Nataly Marchbank: BEPS and Transfer Pricing in South Africa
Recently there has been a steep increase in interest in the taxability of Multinational Companies (MNCs). What effective tax rates are being paid? Are MNCs paying their fair share of taxes in their home countries? Moreover, the very contentious question being asked is: What is a fair amount of taxes to pay?
All these questions have been raised in recent months, but the answers have not been forthcoming – this is primarily due to the fact that it comes down to whom you ask. If you ask an MNC, it would most probably be that it pays whatever is prescribed by the government’s tax legislation. If you were to ask governments, they would reply that MNCs do not pay enough.
Herein lays the difficulty that most governments face. The taxation of companies generates income for a country. If collections are low because MNCs are able to structure their affairs in such a manner so as to be tax efficient, this could potentially result in lower taxes being paid. It is no surprise that governments are looking at ways to increase tax revenue.
South Africa is no different than any other government in the world when looking at increasing its tax receipts. The country’s National Treasury Department has started to shift its focus to that of Base Erosion and Profit Shifting (BEPS) principles.
“Is it prudent to think that this BEPS campaign will have an effect on the South African tax collection strategy?”
The South African tax landscape draws heavily on the Organisation for Economic Cooperation and Development (OECD). With this as the backdrop of many of South Africa’s proposed changes in tax policy, it is no surprise that South African Revenue Services (SARS) has made BEPS one of its focus areas.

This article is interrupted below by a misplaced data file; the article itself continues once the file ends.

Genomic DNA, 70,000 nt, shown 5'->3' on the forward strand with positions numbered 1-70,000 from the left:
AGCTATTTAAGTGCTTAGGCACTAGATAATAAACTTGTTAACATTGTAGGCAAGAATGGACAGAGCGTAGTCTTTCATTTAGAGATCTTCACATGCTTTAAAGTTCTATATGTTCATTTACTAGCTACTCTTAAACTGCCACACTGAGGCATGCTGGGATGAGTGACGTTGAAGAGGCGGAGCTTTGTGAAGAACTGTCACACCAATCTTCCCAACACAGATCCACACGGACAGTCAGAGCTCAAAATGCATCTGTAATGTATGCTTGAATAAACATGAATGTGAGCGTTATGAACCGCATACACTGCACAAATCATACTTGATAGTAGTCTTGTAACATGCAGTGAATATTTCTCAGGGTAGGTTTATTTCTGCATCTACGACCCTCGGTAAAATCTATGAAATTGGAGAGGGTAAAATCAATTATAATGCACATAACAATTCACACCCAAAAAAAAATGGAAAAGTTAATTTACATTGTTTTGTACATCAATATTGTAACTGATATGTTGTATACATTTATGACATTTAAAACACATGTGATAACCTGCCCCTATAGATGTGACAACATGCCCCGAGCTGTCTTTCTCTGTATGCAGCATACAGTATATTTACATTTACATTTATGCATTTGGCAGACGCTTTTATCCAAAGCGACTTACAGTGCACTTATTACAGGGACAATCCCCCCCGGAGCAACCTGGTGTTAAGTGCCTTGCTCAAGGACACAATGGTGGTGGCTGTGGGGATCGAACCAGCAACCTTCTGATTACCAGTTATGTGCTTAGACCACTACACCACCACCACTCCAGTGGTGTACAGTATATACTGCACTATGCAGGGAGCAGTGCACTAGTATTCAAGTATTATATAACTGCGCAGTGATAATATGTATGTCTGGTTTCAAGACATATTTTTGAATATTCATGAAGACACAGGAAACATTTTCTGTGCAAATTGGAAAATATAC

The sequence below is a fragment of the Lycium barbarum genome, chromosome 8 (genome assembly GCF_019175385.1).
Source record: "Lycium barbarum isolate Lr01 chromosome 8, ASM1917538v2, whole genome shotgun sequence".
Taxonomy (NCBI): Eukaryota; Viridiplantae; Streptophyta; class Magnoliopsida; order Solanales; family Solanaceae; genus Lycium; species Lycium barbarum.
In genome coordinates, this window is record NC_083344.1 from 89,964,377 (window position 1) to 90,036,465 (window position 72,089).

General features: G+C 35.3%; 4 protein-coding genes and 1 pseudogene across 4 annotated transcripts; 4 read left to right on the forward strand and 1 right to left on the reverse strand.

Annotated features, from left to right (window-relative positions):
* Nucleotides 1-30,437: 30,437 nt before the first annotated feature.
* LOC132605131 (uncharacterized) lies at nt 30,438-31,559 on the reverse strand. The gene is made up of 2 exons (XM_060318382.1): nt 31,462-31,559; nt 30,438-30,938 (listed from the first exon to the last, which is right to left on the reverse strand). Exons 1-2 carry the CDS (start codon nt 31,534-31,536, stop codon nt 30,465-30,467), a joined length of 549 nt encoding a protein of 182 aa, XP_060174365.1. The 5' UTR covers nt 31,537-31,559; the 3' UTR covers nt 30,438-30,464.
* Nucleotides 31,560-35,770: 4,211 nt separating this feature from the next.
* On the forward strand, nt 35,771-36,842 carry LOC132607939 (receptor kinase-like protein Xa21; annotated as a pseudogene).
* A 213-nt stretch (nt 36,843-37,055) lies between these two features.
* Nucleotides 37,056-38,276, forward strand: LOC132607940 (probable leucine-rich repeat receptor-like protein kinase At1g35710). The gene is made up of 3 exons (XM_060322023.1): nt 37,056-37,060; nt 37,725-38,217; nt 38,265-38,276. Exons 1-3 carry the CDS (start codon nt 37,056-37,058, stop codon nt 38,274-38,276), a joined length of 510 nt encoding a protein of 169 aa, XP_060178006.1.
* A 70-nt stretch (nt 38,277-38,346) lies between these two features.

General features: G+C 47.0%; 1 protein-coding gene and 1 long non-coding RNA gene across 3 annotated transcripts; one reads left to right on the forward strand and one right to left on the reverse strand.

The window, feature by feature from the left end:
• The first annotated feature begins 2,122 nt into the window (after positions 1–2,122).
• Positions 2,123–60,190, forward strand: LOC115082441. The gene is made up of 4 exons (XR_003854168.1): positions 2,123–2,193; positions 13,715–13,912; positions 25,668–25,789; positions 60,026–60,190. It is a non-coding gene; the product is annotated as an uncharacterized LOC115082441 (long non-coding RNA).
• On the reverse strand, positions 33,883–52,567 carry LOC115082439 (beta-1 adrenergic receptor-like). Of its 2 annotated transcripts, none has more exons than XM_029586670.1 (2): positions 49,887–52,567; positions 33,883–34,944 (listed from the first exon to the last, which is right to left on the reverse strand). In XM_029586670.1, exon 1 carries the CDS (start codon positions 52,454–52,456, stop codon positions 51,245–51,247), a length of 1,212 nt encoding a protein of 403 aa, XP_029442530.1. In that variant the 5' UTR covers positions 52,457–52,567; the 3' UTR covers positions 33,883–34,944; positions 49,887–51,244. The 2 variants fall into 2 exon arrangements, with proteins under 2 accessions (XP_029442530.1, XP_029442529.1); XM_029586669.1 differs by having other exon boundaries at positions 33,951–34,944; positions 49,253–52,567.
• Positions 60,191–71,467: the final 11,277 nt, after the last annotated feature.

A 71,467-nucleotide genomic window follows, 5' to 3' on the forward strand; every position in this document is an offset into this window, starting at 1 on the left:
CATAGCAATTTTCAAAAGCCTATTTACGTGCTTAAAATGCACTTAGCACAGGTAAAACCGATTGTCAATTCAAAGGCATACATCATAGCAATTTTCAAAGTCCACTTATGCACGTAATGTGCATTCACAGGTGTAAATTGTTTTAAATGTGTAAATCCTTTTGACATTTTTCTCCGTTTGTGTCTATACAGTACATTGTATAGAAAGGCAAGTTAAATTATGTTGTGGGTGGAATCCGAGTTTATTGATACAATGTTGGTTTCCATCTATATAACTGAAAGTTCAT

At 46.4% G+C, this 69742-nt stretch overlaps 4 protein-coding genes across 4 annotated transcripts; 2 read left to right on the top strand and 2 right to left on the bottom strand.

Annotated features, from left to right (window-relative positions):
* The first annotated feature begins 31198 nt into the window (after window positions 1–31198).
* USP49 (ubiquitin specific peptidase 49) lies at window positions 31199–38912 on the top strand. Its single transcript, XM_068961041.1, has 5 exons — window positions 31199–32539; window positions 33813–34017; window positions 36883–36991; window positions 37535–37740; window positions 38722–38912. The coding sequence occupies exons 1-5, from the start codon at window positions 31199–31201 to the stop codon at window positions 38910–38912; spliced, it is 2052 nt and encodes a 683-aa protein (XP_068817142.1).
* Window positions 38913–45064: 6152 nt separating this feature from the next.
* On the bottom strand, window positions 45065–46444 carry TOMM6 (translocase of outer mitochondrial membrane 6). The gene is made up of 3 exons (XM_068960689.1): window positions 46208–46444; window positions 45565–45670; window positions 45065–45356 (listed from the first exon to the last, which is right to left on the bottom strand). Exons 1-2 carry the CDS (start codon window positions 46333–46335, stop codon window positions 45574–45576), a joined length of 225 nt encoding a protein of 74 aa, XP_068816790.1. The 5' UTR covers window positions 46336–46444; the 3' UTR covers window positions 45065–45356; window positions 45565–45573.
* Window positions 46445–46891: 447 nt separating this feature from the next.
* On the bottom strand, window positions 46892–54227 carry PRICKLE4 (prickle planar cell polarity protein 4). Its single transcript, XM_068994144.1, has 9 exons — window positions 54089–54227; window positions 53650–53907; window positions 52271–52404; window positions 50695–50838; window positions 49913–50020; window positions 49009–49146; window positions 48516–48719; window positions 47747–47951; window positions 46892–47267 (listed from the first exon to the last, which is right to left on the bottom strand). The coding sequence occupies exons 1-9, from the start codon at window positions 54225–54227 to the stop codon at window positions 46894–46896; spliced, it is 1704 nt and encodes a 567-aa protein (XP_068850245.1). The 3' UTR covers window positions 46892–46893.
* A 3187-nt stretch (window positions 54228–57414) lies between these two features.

BEPS is currently on the minds of every tax authority and is the buzz phrase making its rounds in every tax authority’s corridors and offices. In February 2013, the OECD published a report entitled, Addressing Base Erosion and Profit Shifting, in which it stated the view represented by the OECD member countries on the matter.
The OECD clarified in this report that base erosion constitutes a serious risk to tax revenues, tax sovereignty and tax fairness for OECD member countries and non-members alike. While there are many ways in which domestic tax bases can be eroded, a significant source of base erosion is profit shifting.
Following the February report, as well as discussions with stakeholders on 19 July 2013, the OECD then released its BEPS Action Plan that set out 15 actions to be taken and further proposing significant changes to the OECD Transfer Pricing Guidelines, the OECD Model Tax Convention, but also to domestic legislation.
These proposed changes will affect corporate tax, international tax (including CFC), and indirect tax legislation. It is evident that the OECD has been a major driving force behind the campaign against BEPS. In this report the views expressed were that it skews competition and leads to an inefficient allocation of resources because of the distorting of investment decisions and issues of what is fair.
For this reason if taxpayers view MNCs as legally avoiding income tax it will certainly undermine their voluntary compliance towards tax as a whole. But as governments struggle to deliver and contain national deficits in the post-2009 world – and South Africa is no different in this realm – the trend that has been seen world-wide is to affix blame to large corporations and their tax advisors. Therefore in South Africa, as anywhere else in the world now, BEPS is gaining momentum quickly.
Is it not fair to ask the question that a business cannot be faulted for using the rules of government? Perhaps the blame (if there is any to apportion) should shift to government. Is it not government’s responsibility to revise their rules or introduce new laws if they feel that there is an aggressive trend towards BEPS in their country? It would be most interesting to debate whether the ideals of corporate governance and the “triple bottom line” approach extend to the parameters of tax planning as well.
Is it prudent to think that this BEPS campaign will have an effect on the South African tax collection strategy? It could be argued that all the newly introduced legislation over the past ten years is enough to contain the South African appetite for BEPS. Furthermore, if there are only 459 companies with taxable income exceeding R100m, then SARS is surely in a position to detect abuse?